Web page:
Like most other Mac users, long before I ever used a Mac, I was a PC user, and a fundamental part of using a PC used to be playing DOS-based games such as Wolf 3D, Duke Nukem, Aladdin and Sim City.
DOS games were known for their gameplay, something that is usually missing from games these days which focus largely on graphics and feel. This is the reason why these games have a fan following till this date. There are tools and emulators in the market such as DOSBox, which allow people to play their favorite DOS games on their computers.
For Mac users, probably the easiest way to enjoy all your favorite games from the 90s is Boxer. Boxer is a free app for Mac OS X, based on DOSBox, heavily customized for DOS games.
Installing Boxer is the same as installing any other Mac OS X app. Download the .dmg file from the link given below, mount the DMG by double clicking on it, and subsequently drag and drop the Boxer.app file to your Applications folder.
The first thing you’ll notice when you launch Boxer is that it is an extremely well-designed app, which is unexpected from an app that is meant for running old games. It looks like a premium OS X app, and the level of detail that has gone into the design is comparable to an Apple-designed app such as Garage Band.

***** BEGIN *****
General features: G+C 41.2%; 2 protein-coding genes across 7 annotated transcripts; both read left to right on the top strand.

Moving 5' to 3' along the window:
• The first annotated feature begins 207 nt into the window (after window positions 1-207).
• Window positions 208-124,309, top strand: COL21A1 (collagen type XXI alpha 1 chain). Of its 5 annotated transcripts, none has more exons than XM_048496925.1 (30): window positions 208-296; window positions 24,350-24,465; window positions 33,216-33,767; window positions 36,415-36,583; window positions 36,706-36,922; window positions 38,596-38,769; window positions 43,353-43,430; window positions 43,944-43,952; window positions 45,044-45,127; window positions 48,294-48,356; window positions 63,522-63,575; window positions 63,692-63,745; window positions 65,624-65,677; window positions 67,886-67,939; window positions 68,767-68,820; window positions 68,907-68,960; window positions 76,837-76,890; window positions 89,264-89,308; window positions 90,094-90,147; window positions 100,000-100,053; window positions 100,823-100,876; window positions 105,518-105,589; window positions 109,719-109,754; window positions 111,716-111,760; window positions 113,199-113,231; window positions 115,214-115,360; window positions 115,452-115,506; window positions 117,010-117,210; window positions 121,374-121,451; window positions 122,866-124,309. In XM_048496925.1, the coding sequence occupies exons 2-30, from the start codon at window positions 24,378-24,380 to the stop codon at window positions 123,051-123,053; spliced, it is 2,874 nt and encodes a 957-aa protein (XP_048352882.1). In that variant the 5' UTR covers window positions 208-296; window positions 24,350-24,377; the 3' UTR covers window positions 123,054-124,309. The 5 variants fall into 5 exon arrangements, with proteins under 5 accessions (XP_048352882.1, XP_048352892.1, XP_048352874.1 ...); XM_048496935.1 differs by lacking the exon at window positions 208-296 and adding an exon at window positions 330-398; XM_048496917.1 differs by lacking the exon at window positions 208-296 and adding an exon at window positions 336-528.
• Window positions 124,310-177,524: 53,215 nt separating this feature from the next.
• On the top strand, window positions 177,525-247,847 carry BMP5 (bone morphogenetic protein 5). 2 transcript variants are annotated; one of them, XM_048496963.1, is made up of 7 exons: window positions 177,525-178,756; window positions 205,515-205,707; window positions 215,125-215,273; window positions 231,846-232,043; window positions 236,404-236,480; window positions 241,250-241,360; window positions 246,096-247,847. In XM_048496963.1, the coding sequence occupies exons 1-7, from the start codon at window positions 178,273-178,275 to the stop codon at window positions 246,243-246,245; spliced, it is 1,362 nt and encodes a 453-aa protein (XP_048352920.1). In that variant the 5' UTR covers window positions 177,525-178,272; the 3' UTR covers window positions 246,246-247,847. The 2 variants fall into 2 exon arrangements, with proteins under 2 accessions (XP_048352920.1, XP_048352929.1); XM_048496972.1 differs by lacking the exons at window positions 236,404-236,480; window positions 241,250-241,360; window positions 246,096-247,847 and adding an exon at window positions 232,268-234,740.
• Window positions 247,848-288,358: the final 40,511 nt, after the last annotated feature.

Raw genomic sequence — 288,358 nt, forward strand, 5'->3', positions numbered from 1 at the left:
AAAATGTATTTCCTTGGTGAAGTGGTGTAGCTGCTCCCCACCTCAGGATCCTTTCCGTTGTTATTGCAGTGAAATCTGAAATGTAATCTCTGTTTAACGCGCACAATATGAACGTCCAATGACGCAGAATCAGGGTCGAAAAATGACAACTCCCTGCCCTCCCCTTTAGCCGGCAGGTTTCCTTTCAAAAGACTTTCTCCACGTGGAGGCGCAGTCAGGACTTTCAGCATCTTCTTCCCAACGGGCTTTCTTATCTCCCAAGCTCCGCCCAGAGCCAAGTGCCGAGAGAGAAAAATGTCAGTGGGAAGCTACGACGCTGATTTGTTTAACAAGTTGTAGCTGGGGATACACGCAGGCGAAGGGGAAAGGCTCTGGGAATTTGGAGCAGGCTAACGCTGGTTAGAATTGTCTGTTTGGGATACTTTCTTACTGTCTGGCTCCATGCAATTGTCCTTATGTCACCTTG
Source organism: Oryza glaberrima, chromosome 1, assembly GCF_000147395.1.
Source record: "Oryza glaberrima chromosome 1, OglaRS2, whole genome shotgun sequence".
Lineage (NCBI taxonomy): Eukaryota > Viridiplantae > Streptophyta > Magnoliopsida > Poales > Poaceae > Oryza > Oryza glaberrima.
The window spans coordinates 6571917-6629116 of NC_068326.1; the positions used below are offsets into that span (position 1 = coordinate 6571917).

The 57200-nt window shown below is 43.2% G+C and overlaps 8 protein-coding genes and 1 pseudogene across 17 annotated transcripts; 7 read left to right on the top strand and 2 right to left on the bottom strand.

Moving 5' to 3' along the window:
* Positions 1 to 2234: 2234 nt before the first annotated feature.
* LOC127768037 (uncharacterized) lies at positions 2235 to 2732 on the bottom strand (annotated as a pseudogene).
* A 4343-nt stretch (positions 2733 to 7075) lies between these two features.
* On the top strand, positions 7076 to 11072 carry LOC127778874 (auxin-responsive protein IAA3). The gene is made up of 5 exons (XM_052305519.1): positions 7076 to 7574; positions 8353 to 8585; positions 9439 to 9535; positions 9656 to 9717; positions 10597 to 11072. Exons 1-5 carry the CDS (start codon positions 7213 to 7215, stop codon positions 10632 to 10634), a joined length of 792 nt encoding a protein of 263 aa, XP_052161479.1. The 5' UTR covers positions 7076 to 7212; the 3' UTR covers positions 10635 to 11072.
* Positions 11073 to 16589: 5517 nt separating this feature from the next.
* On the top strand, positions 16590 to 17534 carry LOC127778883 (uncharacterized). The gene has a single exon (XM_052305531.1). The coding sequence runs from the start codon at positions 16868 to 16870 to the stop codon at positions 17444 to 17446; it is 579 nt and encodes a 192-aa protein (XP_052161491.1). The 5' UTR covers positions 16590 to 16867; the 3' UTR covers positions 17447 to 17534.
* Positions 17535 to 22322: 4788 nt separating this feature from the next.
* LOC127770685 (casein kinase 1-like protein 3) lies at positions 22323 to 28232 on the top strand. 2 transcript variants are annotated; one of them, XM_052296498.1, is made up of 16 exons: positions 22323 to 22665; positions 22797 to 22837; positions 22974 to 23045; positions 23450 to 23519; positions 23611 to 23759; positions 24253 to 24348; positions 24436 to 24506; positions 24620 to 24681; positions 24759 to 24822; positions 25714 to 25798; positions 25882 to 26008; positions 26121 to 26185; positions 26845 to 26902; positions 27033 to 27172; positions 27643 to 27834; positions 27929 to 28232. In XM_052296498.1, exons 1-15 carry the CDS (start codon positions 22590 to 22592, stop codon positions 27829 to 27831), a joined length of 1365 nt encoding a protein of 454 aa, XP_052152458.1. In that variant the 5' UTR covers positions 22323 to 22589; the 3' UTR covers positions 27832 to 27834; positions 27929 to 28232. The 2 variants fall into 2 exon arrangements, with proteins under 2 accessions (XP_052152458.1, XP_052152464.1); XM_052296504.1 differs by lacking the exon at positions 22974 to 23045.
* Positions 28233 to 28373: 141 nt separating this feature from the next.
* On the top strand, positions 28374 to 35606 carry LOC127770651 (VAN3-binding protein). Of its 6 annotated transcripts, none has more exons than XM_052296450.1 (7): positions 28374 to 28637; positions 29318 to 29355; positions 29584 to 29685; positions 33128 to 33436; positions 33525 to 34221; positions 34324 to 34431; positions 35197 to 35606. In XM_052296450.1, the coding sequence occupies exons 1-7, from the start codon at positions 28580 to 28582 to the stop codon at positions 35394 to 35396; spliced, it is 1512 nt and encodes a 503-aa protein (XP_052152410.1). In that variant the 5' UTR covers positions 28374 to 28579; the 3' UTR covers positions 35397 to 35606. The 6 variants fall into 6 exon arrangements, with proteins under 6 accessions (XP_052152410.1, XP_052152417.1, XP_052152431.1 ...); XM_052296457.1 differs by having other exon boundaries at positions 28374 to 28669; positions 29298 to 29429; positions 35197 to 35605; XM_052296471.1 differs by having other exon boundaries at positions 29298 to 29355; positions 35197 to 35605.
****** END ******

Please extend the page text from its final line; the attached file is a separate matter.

Boxer is actually a collection of 3 different apps-
- Games Library: This is the folder that stores all of your games, and is your launch center for any game that you want to play. Boxer comes bundled with 3 free games, which you can enjoy.
- Game Importer: Before you can start playing your games, you must import the .exe files into your library. The Game Importer converts your .exe file to a .boxer file (which is compatible with Boxer) and places it in your games library. You can get your favorite games from websites such as RGB Classic Games.
- DOS Prompt: This is a DOS prompt just like the cmd.exe app on Windows, and allows you to install or run other applications just like DOS.
Overall, for the DOS-game-lover-turned-Mac-user, this is a wish come true.